ITV aims to cash in after bagging Harry and Meghan television gold

Oprah Winfrey

Billed as the tell-all tale of the year, Prince Harry and Meghan’s interview with Oprah Winfrey has become TV’s biggest money spinner, as broadcasters look to cash in on guaranteed television ratings gold.

The Duke and Duchess of Sussex’s 90-minute interview has been the subject of furious bidding wars between broadcasters totalling tens of millions of dollars and has been syndicated to 70 countries.

In the UK, ITV fought off competition from outlets including Sky, Channel 4 and US pay-TV company Discovery to land the interview – which Winfrey hyped as having no subjects “off limits” – paying a reported £1m for exclusivity. The interview will air in the UK on ITV at 9pm on Monday.

Prince Harry Megan Markle

“The royal family is always a banker on television, and this is definitely one of the big moments in the TV calendar,” said Jem Lloyd, UK chief executive at media agency MindShare. “The interview will do great audience numbers.”

ITV is banking on the uniqueness of the must-watch TV event to fill its advertising coffers and is pricing a 30-second spot at similar levels to its biggest shows, such as The X Factor, rather than those usually attached to interviews. Commercial slots are being offered for up to £120,000, more than double the price usually paid for a programme airing at that time on ITV.

“There hasn’t been a piece of programming that has had this much pre-publicity in a long time,” said James Murphy, a co-founder of the New Commercial Arts agency, who has previously worked on John Lewis’s much-lauded Christmas ads. “I’d expect to see heavy demand from advertisers looking to cash in on the Harry and Meghan phenomenon.”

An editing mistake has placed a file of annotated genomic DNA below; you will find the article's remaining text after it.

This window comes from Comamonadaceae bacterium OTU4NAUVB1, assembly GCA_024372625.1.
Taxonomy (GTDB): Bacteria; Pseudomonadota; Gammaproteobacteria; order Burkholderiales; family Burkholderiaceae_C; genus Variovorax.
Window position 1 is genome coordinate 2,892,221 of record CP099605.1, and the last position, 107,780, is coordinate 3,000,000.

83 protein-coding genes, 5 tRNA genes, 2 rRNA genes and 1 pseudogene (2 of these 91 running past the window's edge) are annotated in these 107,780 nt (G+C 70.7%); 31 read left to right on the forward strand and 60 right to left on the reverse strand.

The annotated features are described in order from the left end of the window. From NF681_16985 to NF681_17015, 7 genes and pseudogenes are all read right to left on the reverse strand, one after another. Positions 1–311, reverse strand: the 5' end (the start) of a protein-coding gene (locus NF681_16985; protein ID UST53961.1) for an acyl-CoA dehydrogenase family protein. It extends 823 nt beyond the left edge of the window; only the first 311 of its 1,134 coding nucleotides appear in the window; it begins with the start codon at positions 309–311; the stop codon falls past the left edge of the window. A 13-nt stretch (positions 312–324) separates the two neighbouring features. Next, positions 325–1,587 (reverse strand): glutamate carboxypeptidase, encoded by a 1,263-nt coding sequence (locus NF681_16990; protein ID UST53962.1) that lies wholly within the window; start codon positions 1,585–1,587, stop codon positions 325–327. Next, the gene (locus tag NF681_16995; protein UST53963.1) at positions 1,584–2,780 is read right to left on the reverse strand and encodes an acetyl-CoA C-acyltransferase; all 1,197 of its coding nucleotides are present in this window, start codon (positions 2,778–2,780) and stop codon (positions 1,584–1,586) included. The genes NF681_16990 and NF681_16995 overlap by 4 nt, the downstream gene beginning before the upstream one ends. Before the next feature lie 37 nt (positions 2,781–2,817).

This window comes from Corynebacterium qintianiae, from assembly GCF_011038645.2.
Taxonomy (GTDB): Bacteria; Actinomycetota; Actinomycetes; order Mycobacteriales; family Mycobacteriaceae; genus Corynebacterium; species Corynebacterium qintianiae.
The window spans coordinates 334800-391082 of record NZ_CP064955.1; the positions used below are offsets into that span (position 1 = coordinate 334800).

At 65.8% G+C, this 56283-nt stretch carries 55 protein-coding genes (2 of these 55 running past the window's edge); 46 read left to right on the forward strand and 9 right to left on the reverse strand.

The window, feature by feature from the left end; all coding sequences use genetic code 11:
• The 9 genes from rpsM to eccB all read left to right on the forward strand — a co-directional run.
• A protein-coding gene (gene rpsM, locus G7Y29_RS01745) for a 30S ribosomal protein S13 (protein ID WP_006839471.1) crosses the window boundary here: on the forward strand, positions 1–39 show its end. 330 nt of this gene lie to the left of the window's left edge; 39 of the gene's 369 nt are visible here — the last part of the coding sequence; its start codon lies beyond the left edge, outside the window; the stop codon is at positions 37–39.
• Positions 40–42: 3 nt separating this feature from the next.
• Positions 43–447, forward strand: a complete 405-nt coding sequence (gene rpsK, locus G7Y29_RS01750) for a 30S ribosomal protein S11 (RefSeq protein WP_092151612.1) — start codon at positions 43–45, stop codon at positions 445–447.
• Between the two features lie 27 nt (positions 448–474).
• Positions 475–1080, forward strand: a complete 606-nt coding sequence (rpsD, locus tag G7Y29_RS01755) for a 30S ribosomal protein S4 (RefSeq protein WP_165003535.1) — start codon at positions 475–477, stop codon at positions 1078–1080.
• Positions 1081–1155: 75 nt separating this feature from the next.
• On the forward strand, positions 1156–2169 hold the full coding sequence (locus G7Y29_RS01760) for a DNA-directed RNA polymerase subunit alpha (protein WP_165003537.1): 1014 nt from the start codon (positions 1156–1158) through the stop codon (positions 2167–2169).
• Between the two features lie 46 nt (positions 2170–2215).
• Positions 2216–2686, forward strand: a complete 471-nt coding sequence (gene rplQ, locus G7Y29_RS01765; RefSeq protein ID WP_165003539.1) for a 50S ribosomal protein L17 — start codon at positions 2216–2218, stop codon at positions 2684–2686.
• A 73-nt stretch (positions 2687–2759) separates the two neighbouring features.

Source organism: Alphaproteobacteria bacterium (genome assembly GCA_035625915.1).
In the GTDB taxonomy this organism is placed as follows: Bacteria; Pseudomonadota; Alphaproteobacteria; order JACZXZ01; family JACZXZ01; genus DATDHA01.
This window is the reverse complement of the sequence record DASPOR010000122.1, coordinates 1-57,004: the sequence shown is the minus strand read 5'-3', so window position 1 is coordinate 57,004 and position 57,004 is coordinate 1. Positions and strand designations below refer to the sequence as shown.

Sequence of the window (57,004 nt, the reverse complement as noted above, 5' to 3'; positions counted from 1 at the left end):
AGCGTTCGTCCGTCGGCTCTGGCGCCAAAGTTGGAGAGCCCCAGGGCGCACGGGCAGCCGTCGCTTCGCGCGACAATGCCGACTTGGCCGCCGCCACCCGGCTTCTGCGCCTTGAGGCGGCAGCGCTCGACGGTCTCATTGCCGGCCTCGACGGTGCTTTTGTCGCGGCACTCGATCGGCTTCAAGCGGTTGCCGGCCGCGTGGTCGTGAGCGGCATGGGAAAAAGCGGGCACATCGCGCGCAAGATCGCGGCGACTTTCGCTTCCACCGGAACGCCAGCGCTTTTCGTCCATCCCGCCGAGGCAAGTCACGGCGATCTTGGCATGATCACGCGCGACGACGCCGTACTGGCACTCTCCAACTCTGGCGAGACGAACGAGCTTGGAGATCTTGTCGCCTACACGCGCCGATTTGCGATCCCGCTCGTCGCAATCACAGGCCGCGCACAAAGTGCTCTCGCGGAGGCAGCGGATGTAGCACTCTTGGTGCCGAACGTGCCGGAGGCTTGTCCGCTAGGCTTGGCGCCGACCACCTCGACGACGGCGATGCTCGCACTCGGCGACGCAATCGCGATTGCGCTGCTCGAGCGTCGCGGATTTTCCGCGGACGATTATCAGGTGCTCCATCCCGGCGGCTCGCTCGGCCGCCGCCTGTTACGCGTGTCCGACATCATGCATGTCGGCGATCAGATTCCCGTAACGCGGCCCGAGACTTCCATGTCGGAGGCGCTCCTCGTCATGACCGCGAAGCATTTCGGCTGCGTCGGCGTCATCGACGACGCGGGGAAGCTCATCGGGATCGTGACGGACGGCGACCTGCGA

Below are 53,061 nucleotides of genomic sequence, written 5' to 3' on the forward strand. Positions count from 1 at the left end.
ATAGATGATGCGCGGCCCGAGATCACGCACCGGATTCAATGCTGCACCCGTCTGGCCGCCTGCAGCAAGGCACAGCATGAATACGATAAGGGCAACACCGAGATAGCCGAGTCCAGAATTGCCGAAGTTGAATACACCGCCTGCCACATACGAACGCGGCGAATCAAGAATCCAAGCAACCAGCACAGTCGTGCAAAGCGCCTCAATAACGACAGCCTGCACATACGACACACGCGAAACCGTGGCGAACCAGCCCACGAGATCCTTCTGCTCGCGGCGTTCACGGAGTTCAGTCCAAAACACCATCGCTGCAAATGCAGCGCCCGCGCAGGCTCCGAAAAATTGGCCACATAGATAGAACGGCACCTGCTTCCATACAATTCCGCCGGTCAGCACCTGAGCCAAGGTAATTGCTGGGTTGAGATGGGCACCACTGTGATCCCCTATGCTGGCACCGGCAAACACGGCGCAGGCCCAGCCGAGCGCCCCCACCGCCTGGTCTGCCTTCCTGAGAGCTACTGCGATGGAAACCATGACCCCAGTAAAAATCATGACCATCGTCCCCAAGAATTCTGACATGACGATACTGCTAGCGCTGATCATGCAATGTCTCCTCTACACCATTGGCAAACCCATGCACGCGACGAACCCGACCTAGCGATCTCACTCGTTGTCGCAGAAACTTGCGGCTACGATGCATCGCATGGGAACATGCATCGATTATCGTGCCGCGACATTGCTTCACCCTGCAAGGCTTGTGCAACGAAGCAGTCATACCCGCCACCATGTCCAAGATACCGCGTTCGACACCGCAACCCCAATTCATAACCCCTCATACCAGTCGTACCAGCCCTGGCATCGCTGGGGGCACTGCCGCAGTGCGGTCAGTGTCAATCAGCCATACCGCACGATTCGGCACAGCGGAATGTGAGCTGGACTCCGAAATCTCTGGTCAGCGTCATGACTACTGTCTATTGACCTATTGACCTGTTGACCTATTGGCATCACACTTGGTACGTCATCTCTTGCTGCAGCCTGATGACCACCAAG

While some have questioned whether the timing of releasing the interview is appropriate, as Prince Philip remains in hospital, commercially it could not have been planned better.

The global production industry ground to a halt for many months at the start of the pandemic, the amount spent making TV and films in the UK plummeted by more than £700m last year as sets and studios stood empty, and a year on the impact is being felt on screen.

Broadcasters and streaming services such as Netflix, Amazon and Disney+ have struggled to keep a pipeline of fresh content flowing to viewers, who over the last year have binge-watched all the classic films and box sets on their watchlists.

With a backstory that plays out like a drama, with the added piquancy of the “background” provided by the fictionalised Netflix global mega-hit The Crown, a live interview with Harry and Meghan has landed at just the right time. Andrew Morton, Princess Diana’s biographer, has described the interview as the “royal catch of the year”.

“New appointment-to-view TV was already becoming harder and harder for broadcasters to find before Covid; it was already gold,” says Tom White, chief strategy officer at ad agency AMV BBDO. “As the months have rolled on during the pandemic there has been an ever-greater paucity of new and fresh programming. There is already huge engagement with the royals, and this interview is real water cooler-moment TV, everyone will be watching it to talk about it.”

Monday night’s broadcast couldn’t be better timed to create a feel-good buzz for ITV, which the following morning will report full-year results that are forecast to show revenues and profits down by more than a quarter in a Covid-hit 2020.

For Harry and Meghan, the interview marks the latest stage in building a power brand as the couple look to carve a commercial future for themselves after striking hugely lucrative multi-year deals with Netflix and Spotify.

“This isn’t really an exercise about winning the battle for hearts and minds in the UK, this is establishing a brand in America,” says PR veteran Mark Borkowski.

“They have already built a phenomenal brand, done deals with tech companies, secured big speaking engagements. They could become a potent force akin to the Obamas and the Clintons. There is a lot of hype around what they have managed, the question is can they sustain it.”